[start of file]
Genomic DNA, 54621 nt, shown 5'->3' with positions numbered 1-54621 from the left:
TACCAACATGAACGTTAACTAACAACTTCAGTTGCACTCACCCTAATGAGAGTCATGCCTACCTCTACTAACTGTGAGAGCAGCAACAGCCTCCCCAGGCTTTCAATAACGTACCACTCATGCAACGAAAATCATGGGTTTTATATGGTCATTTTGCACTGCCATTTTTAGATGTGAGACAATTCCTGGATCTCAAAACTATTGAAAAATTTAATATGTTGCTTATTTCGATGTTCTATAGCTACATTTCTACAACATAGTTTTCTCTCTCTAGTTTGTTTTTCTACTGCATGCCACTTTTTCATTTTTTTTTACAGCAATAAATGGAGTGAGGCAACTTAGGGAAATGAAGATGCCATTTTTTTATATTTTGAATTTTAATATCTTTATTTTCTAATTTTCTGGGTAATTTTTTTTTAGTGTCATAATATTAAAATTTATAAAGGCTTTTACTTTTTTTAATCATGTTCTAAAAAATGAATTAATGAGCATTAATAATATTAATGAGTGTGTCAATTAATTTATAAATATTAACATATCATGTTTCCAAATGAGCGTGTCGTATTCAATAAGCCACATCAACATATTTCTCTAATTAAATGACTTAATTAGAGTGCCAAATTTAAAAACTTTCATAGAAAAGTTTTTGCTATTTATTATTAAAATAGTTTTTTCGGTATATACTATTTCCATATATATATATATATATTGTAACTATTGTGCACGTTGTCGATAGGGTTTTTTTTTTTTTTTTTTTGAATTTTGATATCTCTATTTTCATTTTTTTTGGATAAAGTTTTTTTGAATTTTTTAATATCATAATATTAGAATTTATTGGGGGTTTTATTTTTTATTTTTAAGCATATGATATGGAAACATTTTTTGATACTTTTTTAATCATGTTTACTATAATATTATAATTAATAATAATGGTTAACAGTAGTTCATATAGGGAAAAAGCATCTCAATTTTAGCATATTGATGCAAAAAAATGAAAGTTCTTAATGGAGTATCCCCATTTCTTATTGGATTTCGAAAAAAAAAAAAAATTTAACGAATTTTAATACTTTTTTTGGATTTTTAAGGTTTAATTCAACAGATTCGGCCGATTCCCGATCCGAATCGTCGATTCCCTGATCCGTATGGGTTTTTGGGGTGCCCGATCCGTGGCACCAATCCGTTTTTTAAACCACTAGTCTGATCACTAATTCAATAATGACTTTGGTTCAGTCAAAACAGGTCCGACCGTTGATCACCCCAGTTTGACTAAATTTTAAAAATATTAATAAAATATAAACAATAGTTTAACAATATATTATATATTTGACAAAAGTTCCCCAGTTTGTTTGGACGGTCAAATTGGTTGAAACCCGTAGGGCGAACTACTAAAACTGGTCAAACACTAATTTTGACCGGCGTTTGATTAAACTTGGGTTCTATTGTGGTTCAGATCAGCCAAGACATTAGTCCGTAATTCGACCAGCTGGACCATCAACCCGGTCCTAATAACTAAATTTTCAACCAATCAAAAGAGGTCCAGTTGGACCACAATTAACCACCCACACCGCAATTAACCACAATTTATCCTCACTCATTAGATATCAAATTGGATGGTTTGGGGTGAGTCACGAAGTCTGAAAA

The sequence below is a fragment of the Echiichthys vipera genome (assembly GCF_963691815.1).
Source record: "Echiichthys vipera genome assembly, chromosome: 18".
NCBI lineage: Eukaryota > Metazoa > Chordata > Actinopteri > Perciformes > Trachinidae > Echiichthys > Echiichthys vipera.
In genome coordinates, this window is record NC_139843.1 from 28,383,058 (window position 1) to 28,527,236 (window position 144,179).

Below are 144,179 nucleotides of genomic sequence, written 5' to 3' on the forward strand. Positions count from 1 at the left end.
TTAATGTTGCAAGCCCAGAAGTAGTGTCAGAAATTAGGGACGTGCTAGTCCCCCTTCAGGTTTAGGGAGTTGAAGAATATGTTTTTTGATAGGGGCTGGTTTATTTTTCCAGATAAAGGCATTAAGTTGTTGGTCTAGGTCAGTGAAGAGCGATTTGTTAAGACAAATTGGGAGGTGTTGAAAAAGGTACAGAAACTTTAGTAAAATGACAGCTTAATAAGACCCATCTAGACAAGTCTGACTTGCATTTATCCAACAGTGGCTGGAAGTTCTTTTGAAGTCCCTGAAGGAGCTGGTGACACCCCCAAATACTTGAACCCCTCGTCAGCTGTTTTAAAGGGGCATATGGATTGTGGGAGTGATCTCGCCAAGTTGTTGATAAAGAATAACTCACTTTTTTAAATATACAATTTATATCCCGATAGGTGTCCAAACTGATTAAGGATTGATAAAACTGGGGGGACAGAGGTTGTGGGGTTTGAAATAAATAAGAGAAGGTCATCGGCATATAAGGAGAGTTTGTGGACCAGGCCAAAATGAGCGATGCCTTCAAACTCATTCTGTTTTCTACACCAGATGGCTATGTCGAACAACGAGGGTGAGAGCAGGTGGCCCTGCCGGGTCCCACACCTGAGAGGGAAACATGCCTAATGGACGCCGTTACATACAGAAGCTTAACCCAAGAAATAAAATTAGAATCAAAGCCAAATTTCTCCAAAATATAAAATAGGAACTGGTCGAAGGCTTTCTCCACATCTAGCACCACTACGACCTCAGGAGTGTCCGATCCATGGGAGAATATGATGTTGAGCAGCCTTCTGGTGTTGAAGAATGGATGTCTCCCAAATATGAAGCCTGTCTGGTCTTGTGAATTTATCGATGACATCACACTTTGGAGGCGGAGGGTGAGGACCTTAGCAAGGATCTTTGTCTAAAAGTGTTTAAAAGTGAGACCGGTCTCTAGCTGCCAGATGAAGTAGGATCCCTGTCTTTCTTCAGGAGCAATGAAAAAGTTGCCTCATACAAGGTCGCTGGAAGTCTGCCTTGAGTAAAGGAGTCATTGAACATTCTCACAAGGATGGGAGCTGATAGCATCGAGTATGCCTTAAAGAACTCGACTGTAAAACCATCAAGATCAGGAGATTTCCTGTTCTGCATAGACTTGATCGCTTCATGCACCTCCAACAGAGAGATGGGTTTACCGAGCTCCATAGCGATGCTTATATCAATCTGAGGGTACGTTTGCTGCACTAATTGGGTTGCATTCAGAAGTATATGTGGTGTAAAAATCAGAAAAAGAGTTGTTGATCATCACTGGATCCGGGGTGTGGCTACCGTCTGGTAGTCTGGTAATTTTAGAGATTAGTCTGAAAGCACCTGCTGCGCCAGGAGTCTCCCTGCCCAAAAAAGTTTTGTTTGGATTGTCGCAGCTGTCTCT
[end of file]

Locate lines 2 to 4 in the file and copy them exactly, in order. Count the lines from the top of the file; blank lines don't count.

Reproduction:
TACCAACATGAACGTTAACTAACAACTTCAGTTGCACTCACCCTAATGAGAGTCATGCCTACCTCTACTAACTGTGAGAGCAGCAACAGCCTCCCCAGGCTTTCAATAACGTACCACTCATGCAACGAAAATCATGGGTTTTATATGGTCATTTTGCACTGCCATTTTTAGATGTGAGACAATTCCTGGATCTCAAAACTATTGAAAAATTTAATATGTTGCTTATTTCGATGTTCTATAGCTACATTTCTACAACATAGTTTTCTCTCTCTAGTTTGTTTTTCTACTGCATGCCACTTTTTCATTTTTTTTTACAGCAATAAATGGAGTGAGGCAACTTAGGGAAATGAAGATGCCATTTTTTTATATTTTGAATTTTAATATCTTTATTTTCTAATTTTCTGGGTAATTTTTTTTTAGTGTCATAATATTAAAATTTATAAAGGCTTTTACTTTTTTTAATCATGTTCTAAAAAATGAATTAATGAGCATTAATAATATTAATGAGTGTGTCAATTAATTTATAAATATTAACATATCATGTTTCCAAATGAGCGTGTCGTATTCAATAAGCCACATCAACATATTTCTCTAATTAAATGACTTAATTAGAGTGCCAAATTTAAAAACTTTCATAGAAAAGTTTTTGCTATTTATTATTAAAATAGTTTTTTCGGTATATACTATTTCCATATATATATATATATATTGTAACTATTGTGCACGTTGTCGATAGGGTTTTTTTTTTTTTTTTTTTGAATTTTGATATCTCTATTTTCATTTTTTTTGGATAAAGTTTTTTTGAATTTTTTAATATCATAATATTAGAATTTATTGGGGGTTTTATTTTTTATTTTTAAGCATATGATATGGAAACATTTTTTGATACTTTTTTAATCATGTTTACTATAATATTATAATTAATAATAATGGTTAACAGTAGTTCATATAGGGAAAAAGCATCTCAATTTTAGCATATTGATGCAAAAAAATGAAAGTTCTTAATGGAGTATCCCCATTTCTTATTGGATTTCGAAAAAAAAAAAAAATTTAACGAATTTTAATACTTTTTTTGGATTTTTAAGGTTTAATTCAACAGATTCGGCCGATTCCCGATCCGAATCGTCGATTCCCTGATCCGTATGGGTTTTTGGGGTGCCCGATCCGTGGCACCAATCCGTTTTTTAAACCACTAGTCTGATCACTAATTCAATAATGACTTTGGTTCAGTCAAAACAGGTCCGACCGTTGATCACCCCAGTTTGACTAAATTTTAAAAATATTAATAAAATATAAACAATAGTTTAACAATATATTATATATTTGACAAAAGTTCCCCAGTTTGTTTGGACGGTCAAATTGGTTGAAACCCGTAGGGCGAACTACTAAAACTGGTCAAACACTAATTTTGACCGGCGTTTGATTAAACTTGGGTTCTATTGTGGTTCAGATCAGCCAAGACATTAGTCCGTAATTCGACCAGCTGGACCATCAACCCGGTCCTAATAACTAAATTTTCAACCAATCAAAAGAGGTCCAGTTGGACCACAATTAACCACCCACACCGCAATTAACCACAATTTATCCTCACTCATTAGATATCAAATTGGATGGTTTGGGGTGAGTCACGAAGTCTGAAAA

The sequence below is a fragment of the Echiichthys vipera genome (assembly GCF_963691815.1).
Source record: "Echiichthys vipera genome assembly, chromosome: 18".